MUNCIE, Ind. — Hoosiers are noticing an unpleasant smell in some rural communities across central Indiana, and fire departments are getting calls about it.
Joe Hamilton and his family harvest over 2,000 acres in Delaware County. They were not able to grow corn on 400 acres of it this year because there was too much rain this spring.
So, his family planted cover crops, including daikon radishes, on the land instead. Radishes help release nutrients back into the soil, so nothing goes to waste. It helps prevent erosion and competes with weeds so farmers can use less herbicide.
"What happened this year, the radishes froze at the first hard frost and then we had warm weather, so they are decaying very rapidly," said Hamilton.
They now have 400 acres of decaying, rotting radishes. The smell is not pleasant for neighbors. It smells like rotten eggs or natural gas.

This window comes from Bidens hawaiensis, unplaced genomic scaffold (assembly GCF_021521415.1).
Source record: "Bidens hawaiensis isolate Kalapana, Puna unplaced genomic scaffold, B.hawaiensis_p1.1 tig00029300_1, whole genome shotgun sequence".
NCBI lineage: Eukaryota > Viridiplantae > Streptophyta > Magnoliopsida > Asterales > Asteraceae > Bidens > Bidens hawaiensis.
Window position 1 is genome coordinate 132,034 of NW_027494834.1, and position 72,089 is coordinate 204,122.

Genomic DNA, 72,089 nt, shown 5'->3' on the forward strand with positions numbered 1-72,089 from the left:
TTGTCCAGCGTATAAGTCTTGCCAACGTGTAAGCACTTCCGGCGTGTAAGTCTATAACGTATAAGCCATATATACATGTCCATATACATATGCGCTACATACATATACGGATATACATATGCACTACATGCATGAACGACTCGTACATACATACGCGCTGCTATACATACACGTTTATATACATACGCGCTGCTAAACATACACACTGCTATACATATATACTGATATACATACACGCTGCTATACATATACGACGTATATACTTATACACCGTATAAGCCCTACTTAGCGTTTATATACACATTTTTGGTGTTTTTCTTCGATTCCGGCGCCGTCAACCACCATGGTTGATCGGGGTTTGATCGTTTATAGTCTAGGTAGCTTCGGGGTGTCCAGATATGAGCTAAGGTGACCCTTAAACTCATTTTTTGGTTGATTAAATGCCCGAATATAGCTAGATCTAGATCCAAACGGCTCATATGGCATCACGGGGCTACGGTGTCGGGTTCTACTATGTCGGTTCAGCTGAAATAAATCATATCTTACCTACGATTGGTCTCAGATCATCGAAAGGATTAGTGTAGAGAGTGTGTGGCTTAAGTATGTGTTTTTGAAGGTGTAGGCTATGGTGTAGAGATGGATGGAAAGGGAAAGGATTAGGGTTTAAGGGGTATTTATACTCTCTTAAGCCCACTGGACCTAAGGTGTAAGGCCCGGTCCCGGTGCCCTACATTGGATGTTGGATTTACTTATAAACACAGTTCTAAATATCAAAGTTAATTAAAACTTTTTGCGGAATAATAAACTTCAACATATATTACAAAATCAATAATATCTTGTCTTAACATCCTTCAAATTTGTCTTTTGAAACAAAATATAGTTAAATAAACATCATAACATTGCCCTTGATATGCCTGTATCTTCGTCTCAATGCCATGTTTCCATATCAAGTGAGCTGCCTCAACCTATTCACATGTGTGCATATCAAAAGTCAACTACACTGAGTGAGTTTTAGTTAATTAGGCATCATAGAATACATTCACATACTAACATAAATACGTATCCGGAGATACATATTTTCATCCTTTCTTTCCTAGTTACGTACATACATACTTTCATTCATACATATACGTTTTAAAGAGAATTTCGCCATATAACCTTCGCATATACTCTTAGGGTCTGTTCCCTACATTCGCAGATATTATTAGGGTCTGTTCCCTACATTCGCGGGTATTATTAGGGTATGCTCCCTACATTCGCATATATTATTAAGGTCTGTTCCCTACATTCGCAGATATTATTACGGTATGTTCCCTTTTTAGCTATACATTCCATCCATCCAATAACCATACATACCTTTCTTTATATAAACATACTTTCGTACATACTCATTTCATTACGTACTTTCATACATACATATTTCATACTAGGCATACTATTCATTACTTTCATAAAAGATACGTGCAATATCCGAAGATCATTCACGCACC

Hamilton said his family has been farming in Delaware County for 70 years. This is the first time they have had to plant radishes.
He said he has been hearing about farmers from Vincennes to Fort Wayne doing the same thing this season.
Firefighters in Whitestown said they received several 911 calls about this mysterious smell.
"This is the first time in my memory in the past 10 years I can remember us having calls due to the radishes," said Cpt. Levi Kendall.
People think they are smelling natural gas and get concerned.
"If you are smelling something that shouldn’t be there that has not been there in the past, it is always better to be safe," said Kendall.
It is a gross and smelly cost Hamilton hopes will eventually pay off. He said the soil will be ready and healthier for cash crops next year. He thinks the smell could stick around until March.